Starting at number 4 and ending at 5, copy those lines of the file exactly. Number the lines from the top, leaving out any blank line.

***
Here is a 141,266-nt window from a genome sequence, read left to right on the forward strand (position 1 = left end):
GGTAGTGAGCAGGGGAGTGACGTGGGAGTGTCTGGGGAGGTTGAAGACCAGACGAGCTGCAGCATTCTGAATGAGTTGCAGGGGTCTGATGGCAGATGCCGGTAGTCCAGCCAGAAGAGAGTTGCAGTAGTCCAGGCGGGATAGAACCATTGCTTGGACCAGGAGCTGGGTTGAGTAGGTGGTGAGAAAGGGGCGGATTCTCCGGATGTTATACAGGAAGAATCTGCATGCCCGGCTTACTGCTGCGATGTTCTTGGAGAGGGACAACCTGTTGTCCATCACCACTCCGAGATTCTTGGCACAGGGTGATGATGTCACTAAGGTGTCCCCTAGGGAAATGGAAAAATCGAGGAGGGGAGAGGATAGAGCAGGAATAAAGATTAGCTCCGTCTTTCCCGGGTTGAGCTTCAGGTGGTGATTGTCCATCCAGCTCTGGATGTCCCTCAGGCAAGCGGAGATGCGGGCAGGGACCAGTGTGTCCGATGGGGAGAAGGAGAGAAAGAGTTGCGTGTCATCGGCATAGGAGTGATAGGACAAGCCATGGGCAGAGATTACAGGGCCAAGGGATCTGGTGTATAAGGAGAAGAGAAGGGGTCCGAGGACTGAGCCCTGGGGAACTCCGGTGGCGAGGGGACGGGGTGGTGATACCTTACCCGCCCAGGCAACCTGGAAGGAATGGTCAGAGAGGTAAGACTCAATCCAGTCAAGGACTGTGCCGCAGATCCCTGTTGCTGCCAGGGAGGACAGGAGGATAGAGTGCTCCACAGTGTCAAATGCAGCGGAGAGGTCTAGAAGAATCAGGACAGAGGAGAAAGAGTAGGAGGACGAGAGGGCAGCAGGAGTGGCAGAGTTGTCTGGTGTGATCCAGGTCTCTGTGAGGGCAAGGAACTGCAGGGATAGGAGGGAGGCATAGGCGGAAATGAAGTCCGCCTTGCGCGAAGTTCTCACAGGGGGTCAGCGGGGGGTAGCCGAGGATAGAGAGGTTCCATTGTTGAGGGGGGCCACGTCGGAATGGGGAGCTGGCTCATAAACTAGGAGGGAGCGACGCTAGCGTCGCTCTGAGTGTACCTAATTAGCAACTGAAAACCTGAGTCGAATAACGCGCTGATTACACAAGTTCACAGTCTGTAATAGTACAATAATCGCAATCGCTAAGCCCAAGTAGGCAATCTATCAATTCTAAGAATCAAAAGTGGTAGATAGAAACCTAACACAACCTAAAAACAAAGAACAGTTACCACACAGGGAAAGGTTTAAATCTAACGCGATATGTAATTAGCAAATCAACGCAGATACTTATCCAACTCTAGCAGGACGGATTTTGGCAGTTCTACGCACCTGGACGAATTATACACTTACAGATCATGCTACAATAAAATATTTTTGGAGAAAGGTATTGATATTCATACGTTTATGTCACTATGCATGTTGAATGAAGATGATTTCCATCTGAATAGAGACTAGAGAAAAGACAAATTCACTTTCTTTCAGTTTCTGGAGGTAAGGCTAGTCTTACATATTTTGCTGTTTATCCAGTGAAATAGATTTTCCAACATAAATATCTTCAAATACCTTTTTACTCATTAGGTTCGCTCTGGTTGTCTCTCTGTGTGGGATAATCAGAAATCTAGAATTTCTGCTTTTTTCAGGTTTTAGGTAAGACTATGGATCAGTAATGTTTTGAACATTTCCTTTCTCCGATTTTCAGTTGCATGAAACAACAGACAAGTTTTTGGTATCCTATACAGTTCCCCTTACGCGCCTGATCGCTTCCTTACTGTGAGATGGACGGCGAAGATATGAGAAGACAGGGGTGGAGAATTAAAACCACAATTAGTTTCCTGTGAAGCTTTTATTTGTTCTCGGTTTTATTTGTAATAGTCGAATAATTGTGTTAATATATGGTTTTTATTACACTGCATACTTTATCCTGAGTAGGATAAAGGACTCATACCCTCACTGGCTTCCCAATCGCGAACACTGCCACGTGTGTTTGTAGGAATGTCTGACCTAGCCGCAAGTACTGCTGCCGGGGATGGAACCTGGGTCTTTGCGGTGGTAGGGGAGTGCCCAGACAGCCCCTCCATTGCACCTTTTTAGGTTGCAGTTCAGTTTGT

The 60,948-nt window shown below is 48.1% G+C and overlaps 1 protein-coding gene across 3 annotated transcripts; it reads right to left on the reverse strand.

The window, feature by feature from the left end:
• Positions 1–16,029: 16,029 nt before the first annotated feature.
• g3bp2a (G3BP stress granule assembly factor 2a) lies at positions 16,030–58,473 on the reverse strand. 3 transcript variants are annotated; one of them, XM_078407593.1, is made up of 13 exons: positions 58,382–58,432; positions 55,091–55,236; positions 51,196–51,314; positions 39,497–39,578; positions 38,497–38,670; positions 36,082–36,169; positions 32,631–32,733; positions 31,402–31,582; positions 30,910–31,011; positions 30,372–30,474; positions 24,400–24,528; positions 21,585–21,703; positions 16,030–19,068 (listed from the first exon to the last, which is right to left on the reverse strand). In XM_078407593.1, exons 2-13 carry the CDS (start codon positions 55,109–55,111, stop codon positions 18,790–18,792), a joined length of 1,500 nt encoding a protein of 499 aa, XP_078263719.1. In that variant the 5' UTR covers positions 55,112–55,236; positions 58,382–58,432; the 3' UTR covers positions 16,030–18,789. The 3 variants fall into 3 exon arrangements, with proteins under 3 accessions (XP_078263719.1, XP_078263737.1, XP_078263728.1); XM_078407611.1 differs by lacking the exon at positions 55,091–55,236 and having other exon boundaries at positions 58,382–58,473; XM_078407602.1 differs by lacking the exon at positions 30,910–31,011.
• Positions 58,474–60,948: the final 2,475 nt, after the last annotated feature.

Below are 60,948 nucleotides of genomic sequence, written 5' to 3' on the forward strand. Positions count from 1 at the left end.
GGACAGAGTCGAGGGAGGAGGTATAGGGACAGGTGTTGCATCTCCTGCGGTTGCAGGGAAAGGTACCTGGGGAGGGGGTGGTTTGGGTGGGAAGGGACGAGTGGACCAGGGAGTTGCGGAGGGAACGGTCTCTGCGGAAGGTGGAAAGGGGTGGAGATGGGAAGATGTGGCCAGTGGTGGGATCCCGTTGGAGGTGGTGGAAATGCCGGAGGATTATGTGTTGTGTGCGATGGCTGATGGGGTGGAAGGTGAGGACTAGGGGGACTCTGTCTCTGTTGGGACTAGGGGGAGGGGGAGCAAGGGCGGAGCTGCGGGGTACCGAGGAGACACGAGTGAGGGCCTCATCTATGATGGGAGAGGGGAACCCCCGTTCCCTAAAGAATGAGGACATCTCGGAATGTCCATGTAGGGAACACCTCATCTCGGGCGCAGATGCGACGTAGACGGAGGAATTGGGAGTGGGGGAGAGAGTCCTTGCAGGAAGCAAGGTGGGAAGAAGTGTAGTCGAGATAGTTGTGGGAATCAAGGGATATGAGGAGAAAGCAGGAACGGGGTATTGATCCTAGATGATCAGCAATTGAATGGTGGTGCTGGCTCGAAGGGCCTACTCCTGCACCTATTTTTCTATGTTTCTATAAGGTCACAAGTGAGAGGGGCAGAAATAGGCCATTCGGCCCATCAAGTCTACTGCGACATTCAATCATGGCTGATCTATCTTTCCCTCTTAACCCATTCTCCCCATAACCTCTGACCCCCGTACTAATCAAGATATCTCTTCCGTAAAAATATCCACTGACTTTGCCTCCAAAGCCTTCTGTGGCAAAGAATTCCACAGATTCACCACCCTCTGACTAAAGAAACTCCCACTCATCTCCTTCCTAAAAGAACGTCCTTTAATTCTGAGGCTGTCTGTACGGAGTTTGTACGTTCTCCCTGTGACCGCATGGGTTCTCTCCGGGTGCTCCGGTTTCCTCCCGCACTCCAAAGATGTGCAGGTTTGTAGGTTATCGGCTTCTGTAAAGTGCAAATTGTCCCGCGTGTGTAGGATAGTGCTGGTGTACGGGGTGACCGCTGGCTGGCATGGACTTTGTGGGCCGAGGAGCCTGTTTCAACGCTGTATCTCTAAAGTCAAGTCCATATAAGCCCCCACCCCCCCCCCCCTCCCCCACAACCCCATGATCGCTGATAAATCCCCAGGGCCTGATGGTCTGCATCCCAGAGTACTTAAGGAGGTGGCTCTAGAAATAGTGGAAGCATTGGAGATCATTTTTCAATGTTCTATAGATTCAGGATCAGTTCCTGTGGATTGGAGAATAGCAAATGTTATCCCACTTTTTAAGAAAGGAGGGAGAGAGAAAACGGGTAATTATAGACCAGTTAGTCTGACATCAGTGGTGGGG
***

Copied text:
The window, feature by feature from the left end:
• Positions 1–16,029: 16,029 nt before the first annotated feature.